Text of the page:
How To Make A Soundproof Box

by Jennifer Porterfield | Last Updated: November 1, 2021
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Soundproofing may seem like a daunting task. However, it doesn’t have to be. There are a few simple ways to break it down and dismantle the complexity piece by piece.

How To Make A Soundproof Box

There are many different reasons why you may wish to soundproof something from avoiding noisy neighbors to recording audio and video undisturbed and many in between. So how do you soundproof a box?

 In this article, we will explore the methods you could use to soundproof a box.

We will look at how sound works, what materials you can use to soundproof and create a simple guide to achieving your soundproofing goals. By the end, you will know how to easily soundproof a box.

What Is Sound?

Sound is a type of energy.  The energy manifest through vibration. The vibration creates waves, big and small, that in turn travel through the air around us.

The waves can also travel through solid objects such as walls, or water. These waves eventually reach our ears.

This process happens very quickly. The closer you are to the source of vibration, the louder you will receive the sound. It stands to reason that, the goal is to make the vibrations further away.

The further away you are, the quieter the sound. The more things blocking the vibrations, the quieter the sound. 

So, in order to make something soundproof, we need to find a way to block those soundwaves or, absorb them into something else. 

Materials Used For Soundproofing

There are a range of suitable options for soundproofing materials. There’s no need to think too high-spec or technical.

You can use a selection of things that are cost-friendly and widely available. Listed below are some easily obtainable sources you can soundproof a box with.

  • -Foam: Soft and lightweight, foam acts as a natural absorber of sound. It is spongey by nature and therefore, sound waves are trapped inside the small and flexible particles. Foam is a good option for smaller, sound-proofing projects. It is not hardy enough to soundproof anything larger, and won’t be 100% effective when trapping noise.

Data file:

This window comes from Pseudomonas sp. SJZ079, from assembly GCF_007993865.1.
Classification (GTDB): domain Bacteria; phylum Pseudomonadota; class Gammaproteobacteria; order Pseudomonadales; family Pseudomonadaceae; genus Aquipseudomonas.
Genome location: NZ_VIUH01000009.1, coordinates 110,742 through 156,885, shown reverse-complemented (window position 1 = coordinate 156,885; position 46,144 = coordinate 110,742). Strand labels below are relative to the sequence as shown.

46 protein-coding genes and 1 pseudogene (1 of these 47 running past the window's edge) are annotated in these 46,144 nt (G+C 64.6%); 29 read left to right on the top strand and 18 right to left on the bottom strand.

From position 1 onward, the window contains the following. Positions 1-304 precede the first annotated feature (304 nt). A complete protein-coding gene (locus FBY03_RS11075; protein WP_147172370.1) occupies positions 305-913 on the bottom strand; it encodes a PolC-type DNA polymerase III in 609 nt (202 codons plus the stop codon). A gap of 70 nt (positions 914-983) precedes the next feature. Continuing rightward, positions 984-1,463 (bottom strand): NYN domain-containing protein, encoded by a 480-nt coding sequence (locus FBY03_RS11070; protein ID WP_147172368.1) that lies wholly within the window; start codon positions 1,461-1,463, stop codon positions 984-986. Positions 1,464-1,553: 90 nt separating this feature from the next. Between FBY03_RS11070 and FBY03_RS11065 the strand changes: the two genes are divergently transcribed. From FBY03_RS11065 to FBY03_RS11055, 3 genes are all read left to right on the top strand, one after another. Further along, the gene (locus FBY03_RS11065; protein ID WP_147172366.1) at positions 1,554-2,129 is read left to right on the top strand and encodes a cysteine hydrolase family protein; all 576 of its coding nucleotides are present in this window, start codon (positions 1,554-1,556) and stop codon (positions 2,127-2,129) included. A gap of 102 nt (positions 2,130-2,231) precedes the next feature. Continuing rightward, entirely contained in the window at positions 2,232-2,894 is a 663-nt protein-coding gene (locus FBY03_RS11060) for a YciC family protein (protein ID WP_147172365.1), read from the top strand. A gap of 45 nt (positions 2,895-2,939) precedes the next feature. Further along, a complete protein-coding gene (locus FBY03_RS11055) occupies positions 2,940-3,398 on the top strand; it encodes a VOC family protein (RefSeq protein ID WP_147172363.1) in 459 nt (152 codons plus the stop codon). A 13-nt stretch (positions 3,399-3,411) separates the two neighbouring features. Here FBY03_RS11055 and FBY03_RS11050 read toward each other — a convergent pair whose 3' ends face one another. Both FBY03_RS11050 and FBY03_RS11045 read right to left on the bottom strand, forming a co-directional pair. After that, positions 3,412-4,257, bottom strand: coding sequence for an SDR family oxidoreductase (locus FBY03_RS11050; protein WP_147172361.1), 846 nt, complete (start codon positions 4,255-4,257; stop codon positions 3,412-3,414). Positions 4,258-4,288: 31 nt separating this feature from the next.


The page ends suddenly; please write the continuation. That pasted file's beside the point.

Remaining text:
• -Rubber: Rubber and rubber mats are a popular choice in the homemade soundproofing arena. Rubber is low enough in price, you won’t need a large quantity, and absorbs more soundwaves than foam.
  • -Fibreglass:  Fibreglass comes out top of the list when it comes to soundproofing. You can use fiberglass on bigger projects and across a range of things, even walls if required. Fiberglass is made from heating up and breaking down the glass. It is thick and when used correctly, can be really efficient at absorbing noise. 

Soundproofing A Box In Four Simple Steps

TOP TIP: If you are struggling to find foam or rubber, any thick and dense material will work. For example, an offcut of carpet. The key is density. If the material is dense, it will absorb noise in the same way as foam and rubber.

  1. Choose your material. And choose it wisely. There are a number of different choices when it comes to simple soundproofing. Some are more effective than others. For a bog standard atypical cardboard box, foam and/or rubber will be more than sufficient. You can also use styrofoam, carpet offcuts, old rugs, thick clothes, you got it. Make sure you measure the area of your box properly, then purchase or acquire the correlating amount of material.

    Remember you will also need scissors, tape, and some form of adhesive substance such as glue or spray glue. These are for adjusting the shape of the material and sticking it in place.
  1. Insulate, insulate, insulate! This is the fun part. Take your material and start cutting to shape. Layers of smaller thickness are a good method to start with. Cover the complete interior of your box. Make sure that any gaps and holes are covered with tape and by a material of some sort. This will make sure that there are no gaps for the sound to escape through or into. 

After the interior is sorted, allow time to also cover the exterior of the box. Remember, no gaps or holes can be left showing. Every millimeter must be accounted for. When this is all finished, you can move on to the testing stage. 

  1. Test and adjust. After every crevice is covered, now is the time to test. Do your test, and if it’s not quite right or soundproofed to your expectation, it’s time to add more material. Using a combination of materials may be your next step. For example, styrofoam along the interior of a box combined with carpet on the outside is a solid soundproofing combination.  
  2. Tweak and test. Tweak and test until your box is as soundproof as you require. If you find one material hasn’t quite worked, there are plenty of others to try out too. Finding something that works how you want it to might take a few attempts.

Mythbuster

Can you use an egg box to soundproof? Yes, but not very effectively. Egg boxes, owing to their unique shape, deflect sound and deter the waves from reverbing off the surface.

However, they are not very dense, instead of being light and flimsy. So, it would take a large amount of egg box cartons to come close to something seriously soundproofed!

Using egg boxes to soundproof would be a fun activity with children but, not for anything more serious. 

Final Thoughts

So now you know how sound works, how to stop it in its tracks, and how to choose the best tools to do so. Soundproofing doesn’t have to be flashy and expensive.

You can use dense materials that will act to catch the sound. You could even use egg box cartons,  though results may vary. 

There are economical and time-saving ways to soundproof a box at home and, you don’t need to be a professional acoustician to do so.

Foam, rubber, and carpet are dependable soundproofing materials and can be sourced rapidly, cheaply, and easily.